Undergraduate certificate programs in telecommunications train students to install, repair and maintain telecommunications equipment in all types of systems. Applicants need to be high school graduates or have a GED certificate.
The programs take less than one year of full-time study to complete and teach students about the equipment and procedures used in wired, wireless and satellite communications systems. Courses cover topics such as computer programming, networks and distance education technologies. Upon completing the programs, graduates may be eligible for professional certification in various types of technologies.
Students who hold a bachelor's degree can earn a graduate certificate, which also calls for less than a year of study. These programs train students for managerial positions or jobs that require more technical skills. Specializations may include telecommunications management, technology and network administration. Many courses can be taken through online study.
Courses in a graduate certificate program may cover new technology in telephonics, wireless application development and client relationships. There are certifications available in many technologies from industry and professional groups.
Both undergraduate and graduate certificate programs in telecommunications can be found in fully online formats. Hybrid options are also available in case students want to take a few on-campus classes.
Undergraduate Telecommunications Certificate
Undergraduate certificate programs focus on technology systems support. Students learn about the equipment used in the different telecommunications arenas; they also study network configurations required for efficient, scalable systems and the programming languages needed for devices to communicate with one another. Graduates are prepared to install, tune and maintain telecommunications for wired, wireless and satellite systems.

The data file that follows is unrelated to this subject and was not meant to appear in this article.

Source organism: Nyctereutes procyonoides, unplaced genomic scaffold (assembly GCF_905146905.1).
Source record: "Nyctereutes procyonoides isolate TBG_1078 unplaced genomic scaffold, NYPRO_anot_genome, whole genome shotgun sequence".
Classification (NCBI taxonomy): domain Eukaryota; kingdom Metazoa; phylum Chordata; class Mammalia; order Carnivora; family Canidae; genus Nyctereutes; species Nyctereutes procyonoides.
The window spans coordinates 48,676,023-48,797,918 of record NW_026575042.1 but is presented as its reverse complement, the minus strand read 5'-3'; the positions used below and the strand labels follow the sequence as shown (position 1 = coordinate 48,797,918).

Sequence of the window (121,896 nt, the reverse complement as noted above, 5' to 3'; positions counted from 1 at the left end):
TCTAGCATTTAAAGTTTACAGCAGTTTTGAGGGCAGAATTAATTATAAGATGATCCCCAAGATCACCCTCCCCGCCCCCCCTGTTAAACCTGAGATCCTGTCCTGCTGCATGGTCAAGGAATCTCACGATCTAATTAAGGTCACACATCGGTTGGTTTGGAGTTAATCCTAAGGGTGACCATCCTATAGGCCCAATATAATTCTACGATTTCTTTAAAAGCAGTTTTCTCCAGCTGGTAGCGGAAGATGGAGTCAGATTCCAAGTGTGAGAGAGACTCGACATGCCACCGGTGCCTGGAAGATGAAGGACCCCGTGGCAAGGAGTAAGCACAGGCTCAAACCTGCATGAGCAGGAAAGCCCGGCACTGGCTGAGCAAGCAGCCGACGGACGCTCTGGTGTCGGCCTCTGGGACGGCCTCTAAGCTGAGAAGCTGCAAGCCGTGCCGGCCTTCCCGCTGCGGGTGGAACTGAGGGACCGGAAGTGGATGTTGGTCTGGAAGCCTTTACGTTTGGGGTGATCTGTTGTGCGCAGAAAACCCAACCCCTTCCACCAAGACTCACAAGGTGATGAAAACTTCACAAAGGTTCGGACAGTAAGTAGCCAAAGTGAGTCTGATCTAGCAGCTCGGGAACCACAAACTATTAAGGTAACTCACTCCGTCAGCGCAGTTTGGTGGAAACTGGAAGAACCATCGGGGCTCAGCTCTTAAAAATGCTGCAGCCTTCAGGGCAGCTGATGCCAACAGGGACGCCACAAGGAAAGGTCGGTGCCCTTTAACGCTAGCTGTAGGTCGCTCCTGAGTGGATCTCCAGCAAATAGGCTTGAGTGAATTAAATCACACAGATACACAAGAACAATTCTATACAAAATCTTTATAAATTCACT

Program Information and Requirements
Online undergraduate certificate programs require between 12 and 18 credits, and can offer specializations in voice communications, data communications, network management and instructional systems. Applicants should have a high school diploma or equivalent and be familiar with basic computer applications like word processors and browsers.
Distance-learning students need access to a computer with good media capabilities and high-speed Internet access in order to view lectures, review study materials, process assignments and take exams. Classes are completely online, and most are available year-round.
The telecommunications industry is largely divided into wired, wireless and satellite sectors. Courses cover communications hardware and protocols utilized in each sector, as well as signal processing and data formats specific to voice, TV, Internet and other data services. Hardware courses discuss installation, configuration, repair and maintenance, as well as communications standards. Courses can include:
This course presents an overview of the structure of the telecommunications industry. Subjects reviewed include telephony, switching systems, data communications, multiplexing and networks.
The concepts, syntax and instruction sets of common computer languages are compared. Language concepts include different data types, common algorithms, data structures, functions and libraries. The emphasis will be on high-level, object-oriented programming languages.
This overview of basic network concepts includes analog and digital signaling, cabling systems and topologies, network hardware and the Open Systems Interconnection (OSI) reference model. Students learn to build networks appropriate for different situations.
This course presents a summary of the theory and mechanisms of security in networking systems. Early encryption methods are explained and compared, and students learn about current Secured Socket Layer (SSL) and Public Key Infrastructure (PKI) implementations.
Distance Education Technologies
The study of communications technologies used in distance education and training programs can offer online learners insight into the mechanisms beneath the surface of their own online training. Assignments include the design of a distance learning system incorporating the latest in communications technologies.
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Graduate Telecommunications Certificate
The telecommunications industry is experiencing a period of technological convergence, as all sectors take advantage of common digital networks and protocols. As the lines between the fields of telephony, television and data transmission continue to blur, proficiency in multiple fields can be helpful to a systems manager. Graduate certificate programs provide training in multiple telecommunications technologies, preparing students to design and administer systems and keep them up-to-date with current advancements.
Program Information and Requirements